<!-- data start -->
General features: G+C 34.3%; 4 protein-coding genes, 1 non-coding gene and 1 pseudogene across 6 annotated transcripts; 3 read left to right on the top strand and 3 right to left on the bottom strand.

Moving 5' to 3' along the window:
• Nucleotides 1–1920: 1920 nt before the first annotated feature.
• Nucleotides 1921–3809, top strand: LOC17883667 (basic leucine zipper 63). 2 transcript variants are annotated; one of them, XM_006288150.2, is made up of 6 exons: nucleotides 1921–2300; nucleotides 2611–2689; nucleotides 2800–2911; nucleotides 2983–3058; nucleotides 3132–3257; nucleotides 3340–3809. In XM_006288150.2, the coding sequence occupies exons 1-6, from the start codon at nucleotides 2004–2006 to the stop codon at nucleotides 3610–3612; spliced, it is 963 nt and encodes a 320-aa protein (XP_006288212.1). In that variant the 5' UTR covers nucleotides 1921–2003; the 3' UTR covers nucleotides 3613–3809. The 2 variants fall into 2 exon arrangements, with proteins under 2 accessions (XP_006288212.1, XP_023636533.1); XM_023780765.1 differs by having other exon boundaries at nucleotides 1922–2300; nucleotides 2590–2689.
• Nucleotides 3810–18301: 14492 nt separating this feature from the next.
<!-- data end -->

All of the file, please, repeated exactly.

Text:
General features: G+C 34.3%; 4 protein-coding genes, 1 non-coding gene and 1 pseudogene across 6 annotated transcripts; 3 read left to right on the top strand and 3 right to left on the bottom strand.

Moving 5' to 3' along the window:
• Nucleotides 1–1920: 1920 nt before the first annotated feature.
• Nucleotides 1921–3809, top strand: LOC17883667 (basic leucine zipper 63). 2 transcript variants are annotated; one of them, XM_006288150.2, is made up of 6 exons: nucleotides 1921–2300; nucleotides 2611–2689; nucleotides 2800–2911; nucleotides 2983–3058; nucleotides 3132–3257; nucleotides 3340–3809. In XM_006288150.2, the coding sequence occupies exons 1-6, from the start codon at nucleotides 2004–2006 to the stop codon at nucleotides 3610–3612; spliced, it is 963 nt and encodes a 320-aa protein (XP_006288212.1). In that variant the 5' UTR covers nucleotides 1921–2003; the 3' UTR covers nucleotides 3613–3809. The 2 variants fall into 2 exon arrangements, with proteins under 2 accessions (XP_006288212.1, XP_023636533.1); XM_023780765.1 differs by having other exon boundaries at nucleotides 1922–2300; nucleotides 2590–2689.
• Nucleotides 3810–18301: 14492 nt separating this feature from the next.